Jersey Boys’ Graham Fenton and Travis Cloer split time in iconic role
By Susan Stapleton
Photos by Christopher DeVargas
A casual observer may not notice how much Frankie Valli works in Jersey Boys. He sings 20 songs in that trademark falsetto that skyrocketed the Four Seasons into stardom. He dances in sync with his three bandmates. He goes on an emotional roller coaster of love won and lost and won and lost. He’s the main character, onstage for the entire two hours and 10 minutes, with an intermission, of the show.
“It’s a marathon out there,” says Graham Fenton, one of the two actors playing Frankie Valli in the show about the Four Seasons’ 40-year association that catapulted the quartet from four blue-collar guys who were friends in Newark, N.J., to becoming superstars of song just before The Beatles hit the United States. “This is a small club that we’re part of.”
Songs in the Paris Las Vegas production range from Frankie Valli and the Four Seasons’ first hit “Sherry,” follow-up hits “Big Girls Don’t Cry” and “Walk Like a Man” to later hits “December 1963 (Oh, What a Night),” “Can’t Take My Eyes Off You” and “My Eyes Adored You.”
“This music, and especially Frankie’s voice, is so iconic,” says Travis Cloer, who evenly splits time with Fenton playing the role. “The producers have found they can trust us both with splitting the role. We have some monster shoes to step into. Pretty much from the middle of the first act on, it’s all about Frankie.”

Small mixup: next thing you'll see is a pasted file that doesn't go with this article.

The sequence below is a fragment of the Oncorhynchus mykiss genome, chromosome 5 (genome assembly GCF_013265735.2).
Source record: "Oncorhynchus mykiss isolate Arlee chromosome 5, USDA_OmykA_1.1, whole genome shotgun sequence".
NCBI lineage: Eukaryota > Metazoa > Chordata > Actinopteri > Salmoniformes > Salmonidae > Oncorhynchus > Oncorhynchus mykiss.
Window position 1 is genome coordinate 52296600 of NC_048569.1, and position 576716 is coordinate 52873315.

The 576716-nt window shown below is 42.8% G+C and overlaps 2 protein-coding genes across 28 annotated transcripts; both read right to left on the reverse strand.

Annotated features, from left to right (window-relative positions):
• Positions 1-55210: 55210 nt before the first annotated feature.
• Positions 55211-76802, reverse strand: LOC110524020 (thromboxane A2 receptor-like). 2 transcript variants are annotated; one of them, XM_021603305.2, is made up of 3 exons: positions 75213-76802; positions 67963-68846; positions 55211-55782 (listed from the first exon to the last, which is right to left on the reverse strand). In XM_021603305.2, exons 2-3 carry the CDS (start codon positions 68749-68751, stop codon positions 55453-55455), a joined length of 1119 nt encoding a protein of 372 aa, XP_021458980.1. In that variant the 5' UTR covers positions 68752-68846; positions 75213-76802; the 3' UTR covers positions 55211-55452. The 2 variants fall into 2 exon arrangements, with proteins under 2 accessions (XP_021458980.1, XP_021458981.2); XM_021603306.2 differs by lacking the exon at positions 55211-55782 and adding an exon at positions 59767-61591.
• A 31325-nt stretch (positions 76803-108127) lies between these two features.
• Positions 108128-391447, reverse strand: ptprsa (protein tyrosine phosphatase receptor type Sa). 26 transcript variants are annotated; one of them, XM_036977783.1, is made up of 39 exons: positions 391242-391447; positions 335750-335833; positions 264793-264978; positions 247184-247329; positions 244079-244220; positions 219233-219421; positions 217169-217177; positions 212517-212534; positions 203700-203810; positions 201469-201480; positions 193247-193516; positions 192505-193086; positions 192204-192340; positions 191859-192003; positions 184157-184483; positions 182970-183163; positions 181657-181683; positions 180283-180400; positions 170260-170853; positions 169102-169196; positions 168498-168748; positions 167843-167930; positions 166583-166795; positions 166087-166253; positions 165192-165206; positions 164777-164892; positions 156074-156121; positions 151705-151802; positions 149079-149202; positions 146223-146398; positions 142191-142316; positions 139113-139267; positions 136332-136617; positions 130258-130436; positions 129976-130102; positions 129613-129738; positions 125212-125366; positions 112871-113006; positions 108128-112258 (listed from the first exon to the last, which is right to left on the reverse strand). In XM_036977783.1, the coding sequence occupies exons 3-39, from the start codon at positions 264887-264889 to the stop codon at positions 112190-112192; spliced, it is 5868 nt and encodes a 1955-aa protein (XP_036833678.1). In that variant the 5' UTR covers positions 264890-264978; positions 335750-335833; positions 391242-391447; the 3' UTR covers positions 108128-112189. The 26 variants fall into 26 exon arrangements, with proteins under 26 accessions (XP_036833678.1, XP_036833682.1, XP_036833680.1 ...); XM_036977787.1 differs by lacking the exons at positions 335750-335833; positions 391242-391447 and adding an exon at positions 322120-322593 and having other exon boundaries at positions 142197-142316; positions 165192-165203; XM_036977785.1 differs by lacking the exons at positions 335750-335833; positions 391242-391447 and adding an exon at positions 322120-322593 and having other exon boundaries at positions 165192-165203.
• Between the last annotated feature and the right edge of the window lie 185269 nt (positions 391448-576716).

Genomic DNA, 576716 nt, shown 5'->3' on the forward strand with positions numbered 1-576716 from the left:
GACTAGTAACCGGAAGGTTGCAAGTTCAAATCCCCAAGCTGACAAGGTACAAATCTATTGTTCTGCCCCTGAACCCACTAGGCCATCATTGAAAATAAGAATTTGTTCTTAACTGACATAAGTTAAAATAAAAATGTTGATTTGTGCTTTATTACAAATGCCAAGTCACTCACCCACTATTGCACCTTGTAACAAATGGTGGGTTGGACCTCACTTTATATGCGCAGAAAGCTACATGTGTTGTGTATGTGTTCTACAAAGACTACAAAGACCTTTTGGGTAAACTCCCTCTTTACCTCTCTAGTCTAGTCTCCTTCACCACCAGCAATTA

Perhaps the most difficult part of the role is the climate in Las Vegas. The dry air takes a toll on both actors’ voices, and, as many a local will share, they each have allergies. “It’s nice to have somebody to complain with or sympathize with,” Fenton says. “‘Oh, my allergies. It’s so dry out. They’re really killing me.’ It’s nice to know that I’m not crazy heading to the theater.”
Both actors are given cues by the producers on nuances to hit during the course of the show. “I think one of the biggest challenges might lie with the rest of the cast,” Fenton says. “They’re on stage eight times a week. We’re only on four. … We’re not drastically different, although I do a weird interpretive dance in the second act,” he jokes. Both admit that they’ve never seen the other perform the role. They’re too tired.
Cloer says alternating the role started when the show was on Broadway and John Lloyd Young, who won a Tony Award for Best Leading Actor in a Musical, was playing the role and needed a break to rest his voice. “They realized that kind of role (had) never been done,” Cloer says. Young went on to perform six nights a week with a protégé performing matinees.
While it’s unusual to split the lead role, it’s not unheard of in Broadway shows. During Phantom—The Las Vegas Spectacular’s six-year run at The Venetian, the role of Christine Daaé was split between two actresses.
”(You) stay healthy and get a break when you needed it,” Cloer says.